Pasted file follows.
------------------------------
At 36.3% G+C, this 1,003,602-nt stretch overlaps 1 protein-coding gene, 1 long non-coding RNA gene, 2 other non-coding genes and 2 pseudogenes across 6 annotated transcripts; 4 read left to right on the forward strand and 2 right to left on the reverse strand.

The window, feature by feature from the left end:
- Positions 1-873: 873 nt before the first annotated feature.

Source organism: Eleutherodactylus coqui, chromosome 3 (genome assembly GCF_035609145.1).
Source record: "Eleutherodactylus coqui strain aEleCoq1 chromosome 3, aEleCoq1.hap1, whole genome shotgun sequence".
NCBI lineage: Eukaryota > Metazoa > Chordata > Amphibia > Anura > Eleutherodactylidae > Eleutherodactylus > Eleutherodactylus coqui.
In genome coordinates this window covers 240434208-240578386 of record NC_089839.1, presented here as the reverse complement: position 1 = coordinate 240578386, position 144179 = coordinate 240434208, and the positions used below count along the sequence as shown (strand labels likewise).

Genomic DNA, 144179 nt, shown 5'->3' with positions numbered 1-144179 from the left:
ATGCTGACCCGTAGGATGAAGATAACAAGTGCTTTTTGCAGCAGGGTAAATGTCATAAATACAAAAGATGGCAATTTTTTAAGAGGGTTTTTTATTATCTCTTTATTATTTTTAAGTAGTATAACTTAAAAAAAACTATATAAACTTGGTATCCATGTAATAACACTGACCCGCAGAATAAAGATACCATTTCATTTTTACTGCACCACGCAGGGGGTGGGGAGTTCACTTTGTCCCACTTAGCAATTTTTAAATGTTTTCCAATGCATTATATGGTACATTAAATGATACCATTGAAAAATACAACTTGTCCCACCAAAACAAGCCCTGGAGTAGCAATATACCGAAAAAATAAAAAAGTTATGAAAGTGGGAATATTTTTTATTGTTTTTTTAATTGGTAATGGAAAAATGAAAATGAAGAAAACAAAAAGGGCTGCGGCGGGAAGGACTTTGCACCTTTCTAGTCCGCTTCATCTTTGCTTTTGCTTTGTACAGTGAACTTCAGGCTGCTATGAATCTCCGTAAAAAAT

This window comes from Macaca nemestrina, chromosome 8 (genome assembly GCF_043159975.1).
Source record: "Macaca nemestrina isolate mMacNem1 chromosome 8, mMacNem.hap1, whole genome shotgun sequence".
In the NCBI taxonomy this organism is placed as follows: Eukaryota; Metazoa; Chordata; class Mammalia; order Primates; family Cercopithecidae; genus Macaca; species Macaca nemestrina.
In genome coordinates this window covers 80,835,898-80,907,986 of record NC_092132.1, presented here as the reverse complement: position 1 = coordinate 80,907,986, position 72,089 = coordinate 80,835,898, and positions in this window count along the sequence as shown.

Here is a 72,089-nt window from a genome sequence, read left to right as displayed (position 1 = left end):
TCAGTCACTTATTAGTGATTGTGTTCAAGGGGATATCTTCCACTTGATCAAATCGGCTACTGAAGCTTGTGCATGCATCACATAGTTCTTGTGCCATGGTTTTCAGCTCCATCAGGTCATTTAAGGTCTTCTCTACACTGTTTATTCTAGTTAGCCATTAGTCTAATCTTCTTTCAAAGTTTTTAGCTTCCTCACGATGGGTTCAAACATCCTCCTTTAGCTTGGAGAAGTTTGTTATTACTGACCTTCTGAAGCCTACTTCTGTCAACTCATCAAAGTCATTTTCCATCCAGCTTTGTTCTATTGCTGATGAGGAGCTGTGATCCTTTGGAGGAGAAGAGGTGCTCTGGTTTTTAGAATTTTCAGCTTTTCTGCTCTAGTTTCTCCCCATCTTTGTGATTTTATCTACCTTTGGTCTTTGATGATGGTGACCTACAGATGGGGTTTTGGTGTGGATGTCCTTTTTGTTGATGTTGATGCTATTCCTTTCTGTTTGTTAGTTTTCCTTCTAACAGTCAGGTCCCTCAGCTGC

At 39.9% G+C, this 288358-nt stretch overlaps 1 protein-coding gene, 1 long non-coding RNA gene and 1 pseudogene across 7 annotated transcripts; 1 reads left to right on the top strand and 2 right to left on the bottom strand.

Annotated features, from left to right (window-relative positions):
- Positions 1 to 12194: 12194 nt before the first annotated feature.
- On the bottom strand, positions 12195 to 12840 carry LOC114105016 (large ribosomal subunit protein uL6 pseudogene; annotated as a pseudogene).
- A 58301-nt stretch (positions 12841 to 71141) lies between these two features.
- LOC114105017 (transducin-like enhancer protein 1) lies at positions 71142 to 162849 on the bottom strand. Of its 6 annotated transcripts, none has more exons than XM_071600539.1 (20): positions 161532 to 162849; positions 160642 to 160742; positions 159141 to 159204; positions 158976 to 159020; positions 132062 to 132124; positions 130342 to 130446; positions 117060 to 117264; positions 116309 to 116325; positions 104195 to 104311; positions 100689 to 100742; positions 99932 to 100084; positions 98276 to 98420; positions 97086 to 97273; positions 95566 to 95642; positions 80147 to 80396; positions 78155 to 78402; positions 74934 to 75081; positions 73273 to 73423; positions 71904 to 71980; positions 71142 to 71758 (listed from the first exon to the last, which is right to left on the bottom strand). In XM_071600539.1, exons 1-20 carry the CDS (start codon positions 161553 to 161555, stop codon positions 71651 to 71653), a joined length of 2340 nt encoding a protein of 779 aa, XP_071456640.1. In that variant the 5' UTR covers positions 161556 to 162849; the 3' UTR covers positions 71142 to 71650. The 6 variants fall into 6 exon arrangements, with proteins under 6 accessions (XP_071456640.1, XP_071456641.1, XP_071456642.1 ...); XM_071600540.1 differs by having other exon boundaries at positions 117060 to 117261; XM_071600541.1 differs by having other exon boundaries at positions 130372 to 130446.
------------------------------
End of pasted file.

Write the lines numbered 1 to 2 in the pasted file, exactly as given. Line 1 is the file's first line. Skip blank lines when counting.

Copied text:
At 36.3% G+C, this 1,003,602-nt stretch overlaps 1 protein-coding gene, 1 long non-coding RNA gene, 2 other non-coding genes and 2 pseudogenes across 6 annotated transcripts; 4 read left to right on the forward strand and 2 right to left on the reverse strand.

The window, feature by feature from the left end: